Man who died in fall from pick up truck had nothing to hold on to, court hears

PUBLISHED: 13:47 30 July 2019 | UPDATED: 13:47 30 July 2019

Scott Baisley. Photo: Norfolk police

Scott Baisley. Photo: Norfolk police


A court has heard that a man who died after falling from the back of his friend’s open pick-up truck had nothing to hold onto to keep him inside the vehicle.

Tyrone Clarke, 31, was giving Scott Baisley, 28, a lift from the pub in the open loading area of his Nissan Navara, where there were no seatbelts or restraints, when he fell from the vehicle in what has been described at Norwich Crown Court as an accident waiting to happen.

Mr Baisley, who was six foot five inches tall, struck his head on the ground after losing his footing and falling headfirst from the pick-up in King's Drive, Bradwell, the court has been told.

Mr Baisley, from St Olaves, near Great Yarmouth, suffered a "catastrophic" brain injury and was rushed to the James Paget University Hospital, in Gorleston, and was later transferred to Addenbrooke's Hospital, in Cambridge, for treatment.

He died four days later on June 26, 2017, without regaining consciousness.

Giving evidence on Tuesday morning, PC Paul McKay, forensic collision investigator with Norfolk Police, was asked by Peter Gair, prosecuting, whether there was "anything to grab hold of on top of the cab".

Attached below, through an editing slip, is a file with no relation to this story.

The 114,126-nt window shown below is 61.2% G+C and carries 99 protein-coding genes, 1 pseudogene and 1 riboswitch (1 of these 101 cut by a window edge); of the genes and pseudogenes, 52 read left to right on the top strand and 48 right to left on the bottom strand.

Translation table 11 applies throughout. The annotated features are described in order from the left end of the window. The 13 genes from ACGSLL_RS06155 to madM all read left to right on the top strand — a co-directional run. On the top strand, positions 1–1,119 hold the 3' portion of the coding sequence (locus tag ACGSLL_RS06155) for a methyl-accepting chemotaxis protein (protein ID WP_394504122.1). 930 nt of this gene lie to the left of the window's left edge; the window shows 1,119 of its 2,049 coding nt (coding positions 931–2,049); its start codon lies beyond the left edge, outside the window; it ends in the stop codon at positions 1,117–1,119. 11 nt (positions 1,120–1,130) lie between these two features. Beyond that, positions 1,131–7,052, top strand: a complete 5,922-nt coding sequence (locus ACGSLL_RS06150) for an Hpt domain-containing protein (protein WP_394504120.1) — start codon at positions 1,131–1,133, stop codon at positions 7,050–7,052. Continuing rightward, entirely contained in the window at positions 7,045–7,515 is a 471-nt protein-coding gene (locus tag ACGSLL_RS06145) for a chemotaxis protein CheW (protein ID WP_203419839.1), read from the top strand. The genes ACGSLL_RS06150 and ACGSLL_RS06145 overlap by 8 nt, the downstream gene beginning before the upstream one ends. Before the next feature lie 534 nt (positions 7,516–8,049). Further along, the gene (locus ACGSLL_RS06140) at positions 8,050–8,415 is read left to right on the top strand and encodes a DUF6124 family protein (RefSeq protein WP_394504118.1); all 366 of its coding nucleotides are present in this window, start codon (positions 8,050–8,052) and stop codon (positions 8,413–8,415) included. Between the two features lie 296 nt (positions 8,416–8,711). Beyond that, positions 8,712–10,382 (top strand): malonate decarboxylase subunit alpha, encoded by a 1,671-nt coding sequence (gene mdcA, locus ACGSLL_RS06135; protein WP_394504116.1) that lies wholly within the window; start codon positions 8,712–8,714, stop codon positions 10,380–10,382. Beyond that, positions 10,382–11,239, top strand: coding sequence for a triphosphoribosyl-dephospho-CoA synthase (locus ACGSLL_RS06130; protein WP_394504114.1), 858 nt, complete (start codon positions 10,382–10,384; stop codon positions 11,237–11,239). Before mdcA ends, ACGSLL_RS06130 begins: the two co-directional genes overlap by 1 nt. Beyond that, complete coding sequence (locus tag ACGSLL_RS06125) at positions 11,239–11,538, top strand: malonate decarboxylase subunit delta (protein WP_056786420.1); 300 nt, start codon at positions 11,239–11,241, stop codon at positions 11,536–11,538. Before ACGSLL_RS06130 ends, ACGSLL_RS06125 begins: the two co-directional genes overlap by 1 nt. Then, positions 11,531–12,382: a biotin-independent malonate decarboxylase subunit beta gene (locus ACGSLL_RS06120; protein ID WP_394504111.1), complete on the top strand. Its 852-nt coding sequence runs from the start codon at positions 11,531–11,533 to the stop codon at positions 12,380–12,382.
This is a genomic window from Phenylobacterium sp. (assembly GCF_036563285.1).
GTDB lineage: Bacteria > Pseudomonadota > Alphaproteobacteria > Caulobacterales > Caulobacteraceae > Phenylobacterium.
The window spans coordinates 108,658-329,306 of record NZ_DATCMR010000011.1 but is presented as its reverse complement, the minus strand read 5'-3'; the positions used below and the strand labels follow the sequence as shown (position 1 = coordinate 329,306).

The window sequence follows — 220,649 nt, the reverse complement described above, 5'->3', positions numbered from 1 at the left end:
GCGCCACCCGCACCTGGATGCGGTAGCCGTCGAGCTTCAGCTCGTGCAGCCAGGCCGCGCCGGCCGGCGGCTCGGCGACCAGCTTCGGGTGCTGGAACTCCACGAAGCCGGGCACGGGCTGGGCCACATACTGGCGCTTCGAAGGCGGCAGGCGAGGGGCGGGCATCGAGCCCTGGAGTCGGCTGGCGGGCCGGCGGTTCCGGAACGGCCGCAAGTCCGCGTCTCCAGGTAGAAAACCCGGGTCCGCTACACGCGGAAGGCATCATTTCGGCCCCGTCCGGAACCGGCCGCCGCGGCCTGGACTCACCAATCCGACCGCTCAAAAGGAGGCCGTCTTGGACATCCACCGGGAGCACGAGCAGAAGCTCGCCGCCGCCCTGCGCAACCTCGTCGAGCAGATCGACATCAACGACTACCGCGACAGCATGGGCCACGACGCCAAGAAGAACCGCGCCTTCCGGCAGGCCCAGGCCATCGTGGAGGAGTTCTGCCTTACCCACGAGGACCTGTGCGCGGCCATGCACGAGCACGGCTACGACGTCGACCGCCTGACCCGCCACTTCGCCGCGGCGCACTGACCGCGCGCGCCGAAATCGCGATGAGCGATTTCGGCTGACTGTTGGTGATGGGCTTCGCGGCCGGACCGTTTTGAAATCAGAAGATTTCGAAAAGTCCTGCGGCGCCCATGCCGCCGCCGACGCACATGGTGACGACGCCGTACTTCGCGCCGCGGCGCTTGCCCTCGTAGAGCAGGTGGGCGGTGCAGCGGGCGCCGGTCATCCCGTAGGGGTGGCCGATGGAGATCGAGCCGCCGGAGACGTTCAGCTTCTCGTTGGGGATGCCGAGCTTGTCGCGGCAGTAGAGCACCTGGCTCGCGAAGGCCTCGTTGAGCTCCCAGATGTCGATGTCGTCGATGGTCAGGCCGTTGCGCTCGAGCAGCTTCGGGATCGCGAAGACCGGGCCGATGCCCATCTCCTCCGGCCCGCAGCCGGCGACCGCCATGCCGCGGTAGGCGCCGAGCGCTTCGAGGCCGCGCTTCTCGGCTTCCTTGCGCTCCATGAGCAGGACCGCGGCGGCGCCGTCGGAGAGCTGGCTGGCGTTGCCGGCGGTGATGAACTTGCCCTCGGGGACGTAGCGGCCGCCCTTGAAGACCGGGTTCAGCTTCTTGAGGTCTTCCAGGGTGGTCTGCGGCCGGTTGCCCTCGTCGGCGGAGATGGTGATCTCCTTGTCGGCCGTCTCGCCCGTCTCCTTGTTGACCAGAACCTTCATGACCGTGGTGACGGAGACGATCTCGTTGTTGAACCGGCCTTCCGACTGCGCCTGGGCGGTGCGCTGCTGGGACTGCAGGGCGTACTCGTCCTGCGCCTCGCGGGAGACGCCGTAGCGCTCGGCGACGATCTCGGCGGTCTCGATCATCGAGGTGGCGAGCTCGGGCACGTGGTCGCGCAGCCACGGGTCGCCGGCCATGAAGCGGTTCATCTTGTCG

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PC McKay said: "No, there was just the bodywork of the vehicle itself."

The officer told the court that while sometimes vehicles can be adapted to have seatbelts installed in the loading area of vehicles, this one had nothing.

He said: "In this case there was none of that available and no physical means of restraining a person in that area."

The jury heard that there were no mechanical faults with the vehicle that could have contributed to Mr Baisley's death and that speed also was not thought to have been an issue.

Richard Kelly, defending in cross examination, put it to PC McKay that stumbling or tripping over a shoe lace could have been a factor.

And while the officer said that was not inconceivable he insisted that not having the proper restraint, like a seatbelt, was more of a factor.

Clarke, of Howard's Way, Bradwell, has denied causing death by dangerous driving and an alternative charge of causing death by careless driving on June 22, 2017, while over the legal drug-drive limit.

The trial continues.

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